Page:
From the Jerusalem Post:
Two weeks ago, Iran scored a massive victory. Jordan, the West’s most stable and loyal ally in the Arab world, began slouching towards the Iranian Gomorrah.
On December 12, Ahmadinejad’s chief of staff Esfandiar Rahim Mashaei met with Jordanian King Abdullah II in Amman and extended a formal invitation from Ahmadinejad for him to pay a state visit to Iran. Abdullah accepted. . . .
Particularly interesting is Mashaei’s comment, “If Islamic states stand united, no country will be threatened,” making it obvious that a lot of what is driving the diplomacy is a push against the West–or at least an attempt to scapegoat the West. We noted a couple of weeks ago that one of the big things to come out of the Wikileaks documents was confirmation that the Arabs feared a nuclear Iran far more than they worried about “the Zionist entity” building homes for Jews.
Jordan has throughout it’s history made a point of letting pragmatism rule over principle. For example, in 1948 Gulda Meir approached the King of Jordan as the infant country of Israel faced annihilation at the hands of the Muslim nations surrounding it, looking for his support. His response was that he had no particular problem with the Jewish state and didn’t wish the Jews ill–indeed, he personally hoped that Meir would survive and would come to him for succor when Israel was destroyed–he wasn’t about to go against the will of his Arab neighbors, nor would he even take the risk of offending them by not sending his own armies into the war.
That same Jordanian pragmatism–which is probably the biggest reason there has been relative peace between Jordan and Israel–is at play here:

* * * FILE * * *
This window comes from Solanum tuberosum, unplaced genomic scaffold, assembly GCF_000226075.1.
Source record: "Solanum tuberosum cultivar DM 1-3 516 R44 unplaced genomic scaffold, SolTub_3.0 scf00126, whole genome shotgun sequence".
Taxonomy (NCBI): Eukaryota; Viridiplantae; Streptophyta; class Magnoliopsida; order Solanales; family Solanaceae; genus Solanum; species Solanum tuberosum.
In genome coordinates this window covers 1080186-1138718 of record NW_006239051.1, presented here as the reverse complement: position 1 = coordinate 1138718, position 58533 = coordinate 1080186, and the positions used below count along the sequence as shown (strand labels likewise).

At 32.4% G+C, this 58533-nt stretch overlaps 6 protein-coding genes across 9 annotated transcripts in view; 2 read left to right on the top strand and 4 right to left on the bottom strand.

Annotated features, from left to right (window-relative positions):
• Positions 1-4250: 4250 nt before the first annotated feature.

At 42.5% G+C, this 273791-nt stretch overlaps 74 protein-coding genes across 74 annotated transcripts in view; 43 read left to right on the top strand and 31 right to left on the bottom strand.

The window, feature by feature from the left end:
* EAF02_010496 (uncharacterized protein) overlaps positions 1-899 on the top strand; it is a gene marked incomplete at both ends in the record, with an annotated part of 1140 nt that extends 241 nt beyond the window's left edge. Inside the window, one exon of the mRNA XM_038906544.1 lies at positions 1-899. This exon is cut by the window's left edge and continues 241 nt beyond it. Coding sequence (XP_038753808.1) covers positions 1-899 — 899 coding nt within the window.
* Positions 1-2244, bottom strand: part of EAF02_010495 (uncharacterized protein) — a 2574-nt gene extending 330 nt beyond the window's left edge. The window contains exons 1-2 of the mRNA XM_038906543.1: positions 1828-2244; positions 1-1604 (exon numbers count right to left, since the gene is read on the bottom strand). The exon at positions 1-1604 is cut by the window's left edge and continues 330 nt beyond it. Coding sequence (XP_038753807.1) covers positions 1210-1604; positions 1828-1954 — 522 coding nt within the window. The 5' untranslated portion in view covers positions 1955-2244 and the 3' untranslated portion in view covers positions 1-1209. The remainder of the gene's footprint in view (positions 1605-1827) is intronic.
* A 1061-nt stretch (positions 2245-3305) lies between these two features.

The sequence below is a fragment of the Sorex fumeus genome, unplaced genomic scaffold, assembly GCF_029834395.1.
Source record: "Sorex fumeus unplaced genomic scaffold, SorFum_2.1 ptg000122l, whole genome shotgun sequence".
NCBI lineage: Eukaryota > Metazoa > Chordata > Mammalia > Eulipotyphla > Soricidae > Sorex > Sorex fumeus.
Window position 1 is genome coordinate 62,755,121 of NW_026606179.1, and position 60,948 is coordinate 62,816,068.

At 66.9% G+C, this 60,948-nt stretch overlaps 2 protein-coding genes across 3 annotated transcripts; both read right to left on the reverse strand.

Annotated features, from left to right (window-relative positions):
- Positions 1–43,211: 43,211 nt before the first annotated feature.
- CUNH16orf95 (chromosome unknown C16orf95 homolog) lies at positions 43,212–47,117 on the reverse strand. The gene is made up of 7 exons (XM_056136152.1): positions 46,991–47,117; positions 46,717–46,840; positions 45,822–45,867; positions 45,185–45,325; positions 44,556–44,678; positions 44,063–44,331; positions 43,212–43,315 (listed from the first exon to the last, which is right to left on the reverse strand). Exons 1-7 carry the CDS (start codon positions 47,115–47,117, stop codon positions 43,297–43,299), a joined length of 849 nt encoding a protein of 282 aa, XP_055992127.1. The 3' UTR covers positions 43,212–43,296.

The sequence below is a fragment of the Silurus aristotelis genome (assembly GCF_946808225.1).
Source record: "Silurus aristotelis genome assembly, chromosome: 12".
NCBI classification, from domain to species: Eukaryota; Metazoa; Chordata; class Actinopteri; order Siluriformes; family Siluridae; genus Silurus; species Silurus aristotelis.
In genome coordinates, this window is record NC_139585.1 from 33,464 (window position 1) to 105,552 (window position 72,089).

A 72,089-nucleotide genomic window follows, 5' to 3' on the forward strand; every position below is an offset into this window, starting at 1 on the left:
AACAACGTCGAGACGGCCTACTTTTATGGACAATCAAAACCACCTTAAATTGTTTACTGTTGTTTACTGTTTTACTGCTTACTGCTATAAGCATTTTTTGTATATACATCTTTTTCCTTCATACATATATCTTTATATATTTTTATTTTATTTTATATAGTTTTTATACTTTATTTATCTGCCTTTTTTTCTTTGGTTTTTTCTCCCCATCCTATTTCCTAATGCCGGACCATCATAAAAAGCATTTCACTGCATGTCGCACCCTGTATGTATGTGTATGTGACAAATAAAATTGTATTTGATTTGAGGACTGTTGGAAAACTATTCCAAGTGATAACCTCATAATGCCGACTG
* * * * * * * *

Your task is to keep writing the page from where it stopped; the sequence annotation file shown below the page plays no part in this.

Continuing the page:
[King] Abdullah was one of the first world leaders to sound the alarm on Iran. In 2004, Abdullah warned of a “Shi’ite crescent” extending from Iran to Iraq, through Syria to Lebanon. His words were well reported at the time. But his warning went unheeded.
In the intervening six years, reality has surpassed Abdullah’s worst fears. Not only Lebanon and Syria have fallen under Iranian control. Iraq, Turkey, Qatar, Gaza and increasingly Oman, Yemen and Afghanistan are also either willing or unwilling members of the axis.
By claiming to be acting in the interests of Islamic unity, Abdullah can build diplomatic relations and curry favor with Iran without putting himself in the position of jumping sides in the Sunni-Shi’a feud.
I don’t see this move as doing anything to head off the coming Sunni-Shi’a war. For one thing, a few diplomatic overtures aren’t going to undo centuries of hatred. For another, the Arab states aren’t going to give up their dominance of the region lightly. But most importantly, Scripture tells us that there will be a war between the Kings of the North and South lands from Israel (see here and here for previous remarks on these prophecies).
However, it is possible that Abdullah’s careful positioning of Jordan will ultimately keep his country free and neutral in the coming wars:
At the time of the end shall the king of the south contend with him; and the king of the north shall come against him like a whirlwind, with chariots, and with horsemen, and with many ships; and he shall enter into the countries, and shall overflow and pass through. He shall enter also into the glorious land, and many countries shall be overthrown; but these shall be delivered out of his hand: Edom, and Moab, and the chief of the children of Ammon. (Dan. 11:40-41)
As always, the more we see about the reshaping of the world’s geopolitical landscape, the more we can see the prophetic Scriptures come into focus. Jordan is clearly a key player in the coming Order (though not, I believe, as the land of the Antichrist) and we need to keep an eye on the doings of this tiny country.
- Jordan’s king wants improved ties with Iran (foxnews.com)
- Jordan Seeking Closer Ties with Iran (israelnationalnews.com)
- Jordan’s king wants improved ties with Iran (seattletimes.nwsource.com)
- Routing America’s Iran Policy Past the Arab Street (pajamasmedia.com)